Mitt Romney and Barack Obama photo by Getty Images
GOLDEN VALLY, Minn. - How will the election of President Barack Obama or Mitt Romney impact your pocketbook?
Jim Cahn, chief investment officer at Wealth Enhancement Group, joined KARE 11 News to discuss election implications on various tax issues, such as ordinary income tax rates, estate taxes and more.
Here is a quick look at what both candidates would do, according to Cahn:
Bush-era income tax cuts are set to expire in 2013. How will each candidate handle this?
The 10 percent bracket is eliminated and will become 15 percent. The 33 percent and 35 percent brackets become 36 percent and 39.6 percent respectively.
Ordinary Income Tax rates will likely go up on only the portion of AGI that exceeds $200K (Single/Head of Household) / $250K (Married Filing Jointly); top rates likely to be between 36 percent and 39.6 percent.
-Likely that all of the Bush-era tax cuts will stay in place for those with incomes of $200K (Single/Head of Household) and $250K (Married Filing Jointly) and below.
Romney has proposed across-the-board tax cut of 20 percent to marginal tax rates. Romney has also stated that he will be able to close tax preference items, such as charitable giving, to make up for the lower rate. Specifics are unknown, at this point.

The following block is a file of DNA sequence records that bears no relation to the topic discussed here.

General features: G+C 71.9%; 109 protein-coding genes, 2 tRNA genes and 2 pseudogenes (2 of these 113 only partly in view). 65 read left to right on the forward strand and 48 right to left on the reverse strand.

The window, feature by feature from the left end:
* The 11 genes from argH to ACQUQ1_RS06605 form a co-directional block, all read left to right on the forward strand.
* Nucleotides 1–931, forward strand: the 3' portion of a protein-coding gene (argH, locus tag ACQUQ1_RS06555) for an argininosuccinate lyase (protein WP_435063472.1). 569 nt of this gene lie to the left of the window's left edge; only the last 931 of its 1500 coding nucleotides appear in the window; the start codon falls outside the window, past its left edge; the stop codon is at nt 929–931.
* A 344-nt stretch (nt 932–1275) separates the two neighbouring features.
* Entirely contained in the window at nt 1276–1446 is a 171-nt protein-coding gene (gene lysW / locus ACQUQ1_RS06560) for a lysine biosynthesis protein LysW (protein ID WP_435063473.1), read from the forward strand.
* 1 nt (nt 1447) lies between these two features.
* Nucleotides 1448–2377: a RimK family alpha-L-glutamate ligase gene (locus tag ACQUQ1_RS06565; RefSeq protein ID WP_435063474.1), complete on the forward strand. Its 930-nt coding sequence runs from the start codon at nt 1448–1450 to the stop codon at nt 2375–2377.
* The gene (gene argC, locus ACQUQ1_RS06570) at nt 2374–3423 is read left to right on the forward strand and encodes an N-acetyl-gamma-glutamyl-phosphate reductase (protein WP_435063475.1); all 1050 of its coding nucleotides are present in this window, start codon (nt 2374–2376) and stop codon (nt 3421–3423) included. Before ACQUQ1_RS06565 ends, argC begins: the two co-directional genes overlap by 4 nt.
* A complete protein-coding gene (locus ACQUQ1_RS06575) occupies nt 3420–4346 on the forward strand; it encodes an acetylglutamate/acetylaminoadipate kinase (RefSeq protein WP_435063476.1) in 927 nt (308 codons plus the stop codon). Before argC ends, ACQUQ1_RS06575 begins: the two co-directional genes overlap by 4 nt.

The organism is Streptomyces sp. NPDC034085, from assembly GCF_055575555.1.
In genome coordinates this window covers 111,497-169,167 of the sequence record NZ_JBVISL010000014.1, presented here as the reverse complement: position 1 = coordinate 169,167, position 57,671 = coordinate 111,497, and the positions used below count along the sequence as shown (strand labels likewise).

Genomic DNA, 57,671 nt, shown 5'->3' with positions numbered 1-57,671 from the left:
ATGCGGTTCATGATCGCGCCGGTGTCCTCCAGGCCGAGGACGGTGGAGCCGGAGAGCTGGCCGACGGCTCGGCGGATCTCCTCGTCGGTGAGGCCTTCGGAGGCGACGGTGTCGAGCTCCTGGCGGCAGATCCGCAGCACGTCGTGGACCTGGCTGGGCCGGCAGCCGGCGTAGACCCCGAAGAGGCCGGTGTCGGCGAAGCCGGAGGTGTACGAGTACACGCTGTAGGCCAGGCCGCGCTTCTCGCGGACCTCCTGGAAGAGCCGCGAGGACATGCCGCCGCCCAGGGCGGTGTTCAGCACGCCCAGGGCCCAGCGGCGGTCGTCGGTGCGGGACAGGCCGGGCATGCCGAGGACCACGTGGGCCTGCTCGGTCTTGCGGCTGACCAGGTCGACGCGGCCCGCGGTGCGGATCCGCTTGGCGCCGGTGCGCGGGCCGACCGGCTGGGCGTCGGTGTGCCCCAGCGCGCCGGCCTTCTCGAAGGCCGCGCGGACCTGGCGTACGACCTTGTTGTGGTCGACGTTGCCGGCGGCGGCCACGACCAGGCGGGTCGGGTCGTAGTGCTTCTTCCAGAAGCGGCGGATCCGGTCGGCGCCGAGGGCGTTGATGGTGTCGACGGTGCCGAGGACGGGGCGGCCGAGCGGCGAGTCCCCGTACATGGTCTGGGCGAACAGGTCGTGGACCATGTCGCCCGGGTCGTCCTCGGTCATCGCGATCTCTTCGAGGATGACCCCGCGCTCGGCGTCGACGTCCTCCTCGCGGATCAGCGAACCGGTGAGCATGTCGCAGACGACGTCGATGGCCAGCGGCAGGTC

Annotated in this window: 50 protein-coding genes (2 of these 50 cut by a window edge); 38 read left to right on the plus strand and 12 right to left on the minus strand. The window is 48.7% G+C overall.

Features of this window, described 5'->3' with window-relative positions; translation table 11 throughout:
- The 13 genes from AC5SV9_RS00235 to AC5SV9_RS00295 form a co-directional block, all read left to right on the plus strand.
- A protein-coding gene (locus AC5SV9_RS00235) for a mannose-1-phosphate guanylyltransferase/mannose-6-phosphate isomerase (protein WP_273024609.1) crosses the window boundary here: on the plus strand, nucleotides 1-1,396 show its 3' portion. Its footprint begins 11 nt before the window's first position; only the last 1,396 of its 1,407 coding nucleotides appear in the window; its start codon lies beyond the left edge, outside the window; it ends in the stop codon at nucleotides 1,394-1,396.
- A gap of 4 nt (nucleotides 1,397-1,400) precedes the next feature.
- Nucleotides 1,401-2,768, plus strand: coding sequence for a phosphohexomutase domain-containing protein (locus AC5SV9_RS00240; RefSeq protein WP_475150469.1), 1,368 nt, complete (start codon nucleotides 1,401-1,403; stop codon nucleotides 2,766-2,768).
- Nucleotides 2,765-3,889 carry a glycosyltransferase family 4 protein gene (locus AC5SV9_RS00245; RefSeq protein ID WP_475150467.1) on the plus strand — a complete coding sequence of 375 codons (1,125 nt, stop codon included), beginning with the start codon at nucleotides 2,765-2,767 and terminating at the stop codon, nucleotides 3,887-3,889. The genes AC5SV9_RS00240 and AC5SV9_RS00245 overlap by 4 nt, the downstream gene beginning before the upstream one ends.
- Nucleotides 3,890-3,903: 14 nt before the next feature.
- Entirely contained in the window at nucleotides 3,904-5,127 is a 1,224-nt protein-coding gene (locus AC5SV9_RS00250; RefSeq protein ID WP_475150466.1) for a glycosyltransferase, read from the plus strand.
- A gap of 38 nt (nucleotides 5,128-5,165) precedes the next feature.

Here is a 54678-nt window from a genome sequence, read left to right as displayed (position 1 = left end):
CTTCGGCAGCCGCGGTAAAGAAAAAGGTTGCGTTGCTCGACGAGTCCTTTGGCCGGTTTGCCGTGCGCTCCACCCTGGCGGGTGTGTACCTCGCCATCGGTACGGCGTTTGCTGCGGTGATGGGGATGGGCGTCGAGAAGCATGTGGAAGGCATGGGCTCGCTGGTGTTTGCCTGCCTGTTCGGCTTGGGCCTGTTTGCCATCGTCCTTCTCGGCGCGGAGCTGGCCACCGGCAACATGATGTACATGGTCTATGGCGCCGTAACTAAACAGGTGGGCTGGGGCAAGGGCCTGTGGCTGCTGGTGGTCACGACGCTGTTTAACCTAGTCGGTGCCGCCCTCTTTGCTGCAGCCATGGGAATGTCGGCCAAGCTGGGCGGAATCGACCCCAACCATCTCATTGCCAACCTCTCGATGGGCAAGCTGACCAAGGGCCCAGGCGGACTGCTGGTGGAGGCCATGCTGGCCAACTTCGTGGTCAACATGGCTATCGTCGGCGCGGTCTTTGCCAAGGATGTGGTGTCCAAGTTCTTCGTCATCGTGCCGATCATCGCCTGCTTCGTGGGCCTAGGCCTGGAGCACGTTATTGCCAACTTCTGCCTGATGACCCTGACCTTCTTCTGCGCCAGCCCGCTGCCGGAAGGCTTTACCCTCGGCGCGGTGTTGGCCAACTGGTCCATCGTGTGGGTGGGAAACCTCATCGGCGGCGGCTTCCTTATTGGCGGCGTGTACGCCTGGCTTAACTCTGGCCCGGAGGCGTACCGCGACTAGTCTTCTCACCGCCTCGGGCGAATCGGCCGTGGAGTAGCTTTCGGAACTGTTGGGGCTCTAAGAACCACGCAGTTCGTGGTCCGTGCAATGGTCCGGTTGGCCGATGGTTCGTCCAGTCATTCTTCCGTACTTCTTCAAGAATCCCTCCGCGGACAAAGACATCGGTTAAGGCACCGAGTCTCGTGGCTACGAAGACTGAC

Ryan McKeown suggests these planning considerations: People may want to consider a Roth IRA conversion, with the idea that in 2013 we can find out what tax rates will be and then choose to re-characterize all or a portion of that conversion before 10/15/2013 based on what makes the most sense at the time.
Tax issue: Estate Tax
Estate and gift tax exemptions are projected to be reduced to $1 million and the tax itself will increase to 55 percent. Portability rules will disappear. In addition, the Federal estate tax credit for state estate taxes returns, increasing the likelihood that states that have gotten rid of their estate taxes will reinstate them.
Reduce estate tax exemption to $3.5 million and increase estate/gift tax to 45 percent. Reduce lifetime gift tax exemption to $1 million. It would likely also make permanent the new portability rules that enable the surviving spouse to use the deceased spouse's unused exclusion amount. Obama has also proposed limiting the use of Grantor Retained Annuity Trusts (GRATs) to a minimum of ten years and would modify rules on valuation discounts, which would limit the value of FLPs and LLCs. Additionally, he would like to limit the use of dynasty trusts to 90 years (currently, some state laws allow such trusts to last in perpetuity).
Permanently repeal the estate and gift tax.
Planning considerations: People should consider legacy planning that will be flexible regardless of what the estate law becomes, making sure that at least disclaimer trusts remain in wills. If Obama wins and people have been planning to do some gifting, it is advisable do it this year while the exemption amount is still $5 million.
In addition, for Minnesota residents, WEG does not expect that Minnesota will make changes to its $1 million exemption regardless of what Federal action is taken. If estates for Minnesota residents are higher than $1 million, they may want to consider additional strategies for estate planning.
Information provided by Wealth Enhancement Group.
(Copyright 2012 by KARE. All Rights Reserved. This material may not be published, broadcast, rewritten or redistributed.)